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236 pages

The Howling Miller

Ulvova mylläri

A fable of freedom and the Finnish backwoods featuring Huttunen, an eccentric outsider swimming against society’s current.

Gunnar Huttunen is a troubled man. He fought against the Russians in World War II and watched his wife burn to death. Now, having bought a dilapidated mill on the Kemijoki River, he’s determined to start a new life in Lapland.

There’s just one problem: Huttunen howls at night and there’s nothing he can do about it.

The local villagers are scared. They’re closed-minded at the best of times and now they’re determined to run Huttunen out of town.

Luckily, there’s one person on Huttunen’s side: a young and beautiful agricultural advisor who has fallen madly in love with him.

The Howling Miller paints a crystalline portrait of society and what it means to function outside of its norms. It’s a narrative tour de force told with verve, humour, and a touch of the bizarre.

The Howling Miller was adapted for film in France in 2017 (dir. Yann Le Quellec) and Finland in 1982 (dir. Jaakko Pakkasvirta). It has also been adapted for stage and performed at the Quantum Theatre at Frick Park Environmental Centre in Pittsburgh.

Arto Paasilinna (1942-2018) is the most renowned contemporary Finnish author, having published 35 novels and countless other works during his lifetime. In Finland, he has been one of the most popular authors since the 1970s. His most famous books include The Year of the Hare, The Howling Miller, A Charming Mass Suicide and The Forest of Hanged Foxes. Many of Paasilinna’s books have been turned into feature films and plays and adapted to comic books. His books have sold over 8 million copies worldwide, with publishers in several countries buying out more than 15 titles each. Paasilinna’s works have been translated into over 40 languages.


Finnish PDF
English translation
Reviews sheet

Rights sold

Bulgarian (Colibri)*
Catalan (Edicions 62)*
Chinese, simplified (CITIC Press Group)
Croatian (A3DATA)*
Czech (Hejkal)*
Danish (Tiderne Skifter)*
Dutch (Wereldbibliotheek)*
English (Canongate)*
Estonian (Eesti Raamat)*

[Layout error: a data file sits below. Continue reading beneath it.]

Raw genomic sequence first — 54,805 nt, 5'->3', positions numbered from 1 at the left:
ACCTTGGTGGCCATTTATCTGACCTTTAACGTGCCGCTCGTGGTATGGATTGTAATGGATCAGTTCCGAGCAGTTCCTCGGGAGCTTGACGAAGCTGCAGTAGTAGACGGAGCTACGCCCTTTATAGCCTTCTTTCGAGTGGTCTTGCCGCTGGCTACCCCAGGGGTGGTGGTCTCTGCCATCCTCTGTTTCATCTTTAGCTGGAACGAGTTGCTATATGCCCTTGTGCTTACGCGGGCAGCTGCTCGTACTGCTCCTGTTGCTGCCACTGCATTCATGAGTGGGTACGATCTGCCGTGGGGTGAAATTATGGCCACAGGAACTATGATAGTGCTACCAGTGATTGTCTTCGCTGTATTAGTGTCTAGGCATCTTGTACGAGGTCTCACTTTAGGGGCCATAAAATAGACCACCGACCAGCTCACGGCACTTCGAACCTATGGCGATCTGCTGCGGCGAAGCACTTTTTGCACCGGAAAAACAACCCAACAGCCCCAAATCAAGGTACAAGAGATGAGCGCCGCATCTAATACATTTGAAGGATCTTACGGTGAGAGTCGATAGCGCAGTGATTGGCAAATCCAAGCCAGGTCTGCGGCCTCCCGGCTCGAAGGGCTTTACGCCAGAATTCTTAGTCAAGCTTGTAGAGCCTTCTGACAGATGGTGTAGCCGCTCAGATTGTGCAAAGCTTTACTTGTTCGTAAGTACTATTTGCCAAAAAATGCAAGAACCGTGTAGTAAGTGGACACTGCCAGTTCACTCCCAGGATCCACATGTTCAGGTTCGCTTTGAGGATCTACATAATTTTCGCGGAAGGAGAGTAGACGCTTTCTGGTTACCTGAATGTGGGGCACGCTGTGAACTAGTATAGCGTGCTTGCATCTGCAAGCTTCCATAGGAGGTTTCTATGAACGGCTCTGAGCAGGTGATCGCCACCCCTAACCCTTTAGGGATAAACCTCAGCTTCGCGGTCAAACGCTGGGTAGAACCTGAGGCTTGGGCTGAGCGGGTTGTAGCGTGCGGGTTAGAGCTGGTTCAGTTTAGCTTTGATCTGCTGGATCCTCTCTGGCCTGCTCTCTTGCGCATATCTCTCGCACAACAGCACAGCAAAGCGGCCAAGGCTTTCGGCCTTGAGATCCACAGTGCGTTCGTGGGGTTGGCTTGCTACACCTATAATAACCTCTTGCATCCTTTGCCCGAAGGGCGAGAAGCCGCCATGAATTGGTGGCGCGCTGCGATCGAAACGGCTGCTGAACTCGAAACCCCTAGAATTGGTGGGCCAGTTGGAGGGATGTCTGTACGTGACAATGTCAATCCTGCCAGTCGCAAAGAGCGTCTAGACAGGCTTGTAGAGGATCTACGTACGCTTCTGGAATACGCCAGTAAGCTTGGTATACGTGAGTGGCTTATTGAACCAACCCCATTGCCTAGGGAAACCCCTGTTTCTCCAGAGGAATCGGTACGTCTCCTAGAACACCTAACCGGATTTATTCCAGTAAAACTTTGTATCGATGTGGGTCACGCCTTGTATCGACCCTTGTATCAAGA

French (Denoël)
Galician (Rinoceronte)*
German (Lübbe)*
Greek (Empiria)*
Hebrew (Am Oved)*
Hungarian (Széphalom Könyvmuhely)
Icelandic (Edda)*
Italian (Iperborea)*
Lithuanian (Baltos lankos)
Norwegian (Aschehoug)
Polish (Punkt)*
Romanian (Polirom)*
Russian (Olga Morozova)*
Serbian (Alfa-Narodna Knjiga)*
Slovenian (Mladinska Knjiga)
Spanish (Anagrama)
Swedish (Bromberg)*
Ukrainian (Calvaria)*
*rights reverted


“Even a glimpse of Paasilinna’s singular vision of freedom and persecution proves beguiling.” – The Guardian, UK

“The narrative, with its episodic chapters and fablelike tone, follows Huttunen’s interactions with an amused eye . . . Paasilinna describes the frenetic inner workings of his characters’ minds with an expert touch . . . It is Paasilinna’s gift in this gem of a novel to wring humor from the most desperate circumstances.” — The New York Times

The Howling Miller has the feel of an ominous Hansel and Gretel-style bedtime story—part myth, part fable and part novel—a form that has a funny way of bypassing the head and directly affecting the animal instincts.” – The LA Times

The Howling Miller is a novel in praise of outsiders and victims, composed in a disarmingly child-like style that makes its very adult message difficult to forget.” – The Skinny

“There is much to like here—wit, pathos and just enough of the extraordinary to transform the novel into a kind of modern fable.” – Kirkus blog

“The Howling Miller is, like The Year of the Hare, a breezy, pleasant read. Paasilinna is a natural storyteller—these stories give the impression of having jumped, fully formed, from his pen to the page, or of having been passed down orally—and there’s something in his tone, or in his style, that makes his stories seem almost mythological. He has a very compelling method.” – Three Percent blog